Theology begins with certainty
June 2, 2014
“A mind starved by doubt has never been able to produce a dogmatic system.”
— Hans Martensen
I was given a copy of his Christian Dogmatics, which has proven fascinating reading. Martensen is not an easy figure to categorize. He was influenced by Schleiermacher, Schelling, and Hegel, but he was also shaped by the Lutheran mystic, Jakob Böhme, which resulted in a volume dedicated to expounding Böhme’s theology. If we were to consider the “subjective” versus “objective” orientations in (respectively) Schleiermacher and Hegel’s theologies, Martensen gravitated more toward the latter, while pushing against what he perceived in both to be a problematic pantheism, which fails to account for the personal God of divine revelation. Mortensen is committed to the church and setting forth the church’s doctrine.
I have glanced ahead at some of his doctrinal treatments, and there is much to like and much to question — but I will reserve greater judgment until I have read the whole book. He is a gifted writer and mercifully clear for a continental theologian steeped in the aforementioned names.
For readers of this blog, I think you will enjoy Martensen’s definition of dogmatic theology:
A confessing and witnessing church cannot be conceived to exist without a definite sum of doctrines or dogmas. A dogma is not a δόξα, not a subjective, human opinion, not an indefinite, vague notion; nor is it a mere truth of reason, whose universal validity can be made clear with mathematical or logical certainty: it is a truth of faith, derived from the authority of the word and revelation of God; — a positive truth, therefore, positive not merely by virtue of the positiveness with which it is laid down, but also by virtue of the authority with which it is sealed. …
Dogmatics is not only a science of faith, but also a knowledge grounded in, and drawn from faith. It is not a mere historical exhibition of what has been, or now is, true for others, without being true for the author; nor is it a philosophical knowledge of Christian truth, obtained from a stand-point outside of faith and the church. For even supposing — what yet we by no means concede — that a scientific insight into Christian truth is possible, without Christian faith, yet such philosophizing about Christianity, even though its conclusions were ever so favourable to the church, could not be called dogmatics. Theology stands within the pale of Christianity; and only the dogmatic theologian can be esteemed the organ of his science, who is also the organ of his church — which is not the case with the mere philosopher, whose only aim is to promote the cause of pure science. This desire to attain an intelligent faith, of which dogmatics is the product; this intellectual love of Christian truth, which should be found especially in the teachers of the church, is inseparable from a personal experience of Christian truth.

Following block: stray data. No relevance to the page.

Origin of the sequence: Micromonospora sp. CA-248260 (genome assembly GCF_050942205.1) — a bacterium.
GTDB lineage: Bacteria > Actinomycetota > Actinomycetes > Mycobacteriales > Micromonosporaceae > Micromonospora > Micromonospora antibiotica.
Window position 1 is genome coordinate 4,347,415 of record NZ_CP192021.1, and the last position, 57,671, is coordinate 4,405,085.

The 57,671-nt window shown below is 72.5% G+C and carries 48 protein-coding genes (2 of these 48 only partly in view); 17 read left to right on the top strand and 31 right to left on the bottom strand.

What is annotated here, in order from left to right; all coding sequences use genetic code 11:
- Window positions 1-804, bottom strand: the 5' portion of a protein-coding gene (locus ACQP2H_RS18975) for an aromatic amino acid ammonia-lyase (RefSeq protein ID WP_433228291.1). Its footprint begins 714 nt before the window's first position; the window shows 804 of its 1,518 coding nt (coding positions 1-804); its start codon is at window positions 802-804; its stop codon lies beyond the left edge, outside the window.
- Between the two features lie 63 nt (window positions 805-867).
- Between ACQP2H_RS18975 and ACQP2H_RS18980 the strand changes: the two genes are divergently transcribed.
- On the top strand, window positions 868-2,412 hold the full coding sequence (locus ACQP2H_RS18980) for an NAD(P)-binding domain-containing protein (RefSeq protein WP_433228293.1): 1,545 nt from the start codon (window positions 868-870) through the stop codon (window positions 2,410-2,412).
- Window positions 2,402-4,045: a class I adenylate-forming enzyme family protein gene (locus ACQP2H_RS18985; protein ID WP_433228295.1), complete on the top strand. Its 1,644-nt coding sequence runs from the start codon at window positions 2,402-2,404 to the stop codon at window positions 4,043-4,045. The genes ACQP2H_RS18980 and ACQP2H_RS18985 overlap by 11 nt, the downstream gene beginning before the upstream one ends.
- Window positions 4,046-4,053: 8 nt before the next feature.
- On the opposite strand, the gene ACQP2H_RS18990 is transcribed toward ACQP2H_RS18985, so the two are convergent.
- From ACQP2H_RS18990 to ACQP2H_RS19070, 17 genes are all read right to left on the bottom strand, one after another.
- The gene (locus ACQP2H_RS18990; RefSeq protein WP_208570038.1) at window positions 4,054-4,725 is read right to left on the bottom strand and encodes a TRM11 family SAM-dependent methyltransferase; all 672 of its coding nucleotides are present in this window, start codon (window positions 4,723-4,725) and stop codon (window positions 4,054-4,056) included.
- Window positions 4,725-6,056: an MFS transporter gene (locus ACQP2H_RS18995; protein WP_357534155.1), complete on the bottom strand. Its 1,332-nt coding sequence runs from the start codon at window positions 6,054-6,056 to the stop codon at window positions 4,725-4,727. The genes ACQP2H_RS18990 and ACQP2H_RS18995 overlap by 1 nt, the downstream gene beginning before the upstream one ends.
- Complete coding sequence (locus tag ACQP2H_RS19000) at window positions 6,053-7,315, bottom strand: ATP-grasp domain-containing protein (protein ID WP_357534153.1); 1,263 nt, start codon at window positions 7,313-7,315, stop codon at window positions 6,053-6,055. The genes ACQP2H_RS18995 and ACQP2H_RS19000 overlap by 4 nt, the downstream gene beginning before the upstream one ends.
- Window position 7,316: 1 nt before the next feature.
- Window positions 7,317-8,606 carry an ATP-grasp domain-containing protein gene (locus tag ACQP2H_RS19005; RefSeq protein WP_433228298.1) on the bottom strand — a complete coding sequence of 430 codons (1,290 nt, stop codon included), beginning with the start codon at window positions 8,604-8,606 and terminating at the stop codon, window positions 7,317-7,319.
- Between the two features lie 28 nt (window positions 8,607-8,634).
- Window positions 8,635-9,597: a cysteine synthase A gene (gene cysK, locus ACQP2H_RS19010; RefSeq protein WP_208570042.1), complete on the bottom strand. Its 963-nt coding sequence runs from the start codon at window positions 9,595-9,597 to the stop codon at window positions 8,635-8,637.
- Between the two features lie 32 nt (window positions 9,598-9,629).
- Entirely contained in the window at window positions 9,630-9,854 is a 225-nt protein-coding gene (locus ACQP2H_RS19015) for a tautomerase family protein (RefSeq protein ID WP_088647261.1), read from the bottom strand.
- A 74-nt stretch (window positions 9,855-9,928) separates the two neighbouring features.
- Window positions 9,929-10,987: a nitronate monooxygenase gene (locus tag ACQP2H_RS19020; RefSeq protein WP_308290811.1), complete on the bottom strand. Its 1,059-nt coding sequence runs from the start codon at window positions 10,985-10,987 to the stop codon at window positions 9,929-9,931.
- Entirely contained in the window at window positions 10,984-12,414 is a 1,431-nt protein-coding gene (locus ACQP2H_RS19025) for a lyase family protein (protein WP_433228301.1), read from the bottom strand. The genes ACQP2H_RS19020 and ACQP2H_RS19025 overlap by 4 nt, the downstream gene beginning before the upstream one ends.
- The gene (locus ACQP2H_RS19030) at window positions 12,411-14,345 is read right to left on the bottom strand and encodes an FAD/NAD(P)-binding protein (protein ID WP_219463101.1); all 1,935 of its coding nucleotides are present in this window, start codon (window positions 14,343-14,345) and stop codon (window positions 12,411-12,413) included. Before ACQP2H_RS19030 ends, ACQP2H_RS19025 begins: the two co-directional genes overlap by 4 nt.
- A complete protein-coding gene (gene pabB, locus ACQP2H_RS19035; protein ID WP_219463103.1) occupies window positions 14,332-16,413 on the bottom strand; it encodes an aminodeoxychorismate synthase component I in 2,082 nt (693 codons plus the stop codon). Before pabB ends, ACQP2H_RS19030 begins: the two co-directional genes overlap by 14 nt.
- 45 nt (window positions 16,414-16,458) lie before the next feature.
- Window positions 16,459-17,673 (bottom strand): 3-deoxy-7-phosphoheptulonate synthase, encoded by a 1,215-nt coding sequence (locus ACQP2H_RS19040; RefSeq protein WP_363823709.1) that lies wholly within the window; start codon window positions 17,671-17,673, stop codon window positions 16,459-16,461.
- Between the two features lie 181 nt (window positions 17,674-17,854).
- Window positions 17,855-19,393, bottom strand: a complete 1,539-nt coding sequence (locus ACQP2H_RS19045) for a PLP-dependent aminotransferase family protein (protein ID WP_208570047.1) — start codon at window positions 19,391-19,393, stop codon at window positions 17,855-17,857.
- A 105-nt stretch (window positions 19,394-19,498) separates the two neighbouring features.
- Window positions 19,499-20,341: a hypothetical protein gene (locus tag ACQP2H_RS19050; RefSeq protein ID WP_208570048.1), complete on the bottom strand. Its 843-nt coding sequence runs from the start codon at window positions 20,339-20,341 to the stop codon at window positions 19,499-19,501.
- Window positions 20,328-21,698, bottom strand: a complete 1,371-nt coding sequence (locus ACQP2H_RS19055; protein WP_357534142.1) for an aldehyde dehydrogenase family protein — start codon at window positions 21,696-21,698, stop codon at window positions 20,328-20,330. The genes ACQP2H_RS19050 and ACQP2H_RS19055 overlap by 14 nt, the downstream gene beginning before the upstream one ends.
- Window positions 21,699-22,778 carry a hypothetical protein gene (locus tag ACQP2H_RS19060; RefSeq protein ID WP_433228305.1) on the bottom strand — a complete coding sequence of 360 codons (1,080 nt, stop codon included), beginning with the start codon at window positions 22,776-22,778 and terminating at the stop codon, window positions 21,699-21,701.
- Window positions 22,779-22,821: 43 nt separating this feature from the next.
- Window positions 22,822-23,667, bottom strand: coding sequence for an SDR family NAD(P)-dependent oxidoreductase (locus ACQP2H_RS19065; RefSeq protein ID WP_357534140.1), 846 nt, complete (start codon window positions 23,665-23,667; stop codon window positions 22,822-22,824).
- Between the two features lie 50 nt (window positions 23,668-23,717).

And now the most interesting bit:
…speculation which treats the truthfulness of Christianity as something problematical, which looks for certainty respecting it in the results of its own investigations, cannot be called dogmatical speculation. For dogmatics assumes at the outset the absolute truth of Christianity, independently of all speculation. The δος που στω [place upon which to stand], so often expressed by an inquiring philosophy, is for dogmatic theology answered at once; the theologian does not make the truth depend on his investigation, but only seeks to gain by his thought a firmer grasp of the truth which he already accepts as absolutely certain, and at which he first arrived in quite another way than that of speculation. …The theologian confesses himself to be a Realist, that he thinks, not for the sake of thinking, but for the sake of truth; he confesses, to use Lessing’s pertinent simile, that the divine revelation holds the same relation to his investigations as does the answer of an arithmetical problem, given at the outset, to the problem itself. Dogmatics, therefore, does not make doubt its starting-point, as philosophy is often required to do; it is not developed out of the void of skepticism, but out of the fullness of faith; it does not make its appearance in order by its arguments to prop up a tottering faith, to serve as a crutch for it, as if, in its old age, it had become frail and staggering. It springs out of the perennial, juvenile vigour of faith, out of the capacity of faith to unfold from its own depths a wealth of treasures of wisdom and of knowledge, to build up a kingdom of acknowledged truths, by which it illumines itself as well as the surrounding world. Dogmatics serves, therefore, not to rescue faith in the time of its exigency, but to glorify it — in gloriam fidei, in gloriam dei. A mind starved by doubt has never been able to produce a dogmatic system.
[Christian Dogmatics, pp. 1-4]
I like it. This is an especially beautiful way to express the theological task: “It springs out of the perennial, juvenile vigour of faith, out of the capacity of faith to unfold from its own depths a wealth of treasures of wisdom and of knowledge, to build up a kingdom of acknowledged truths, by which it illumines itself as well as the surrounding world.”
Kiekegaard was not a fan.
Image: A young Hans Lassen Martensen. Lithograph after painting by D. Monies. (source)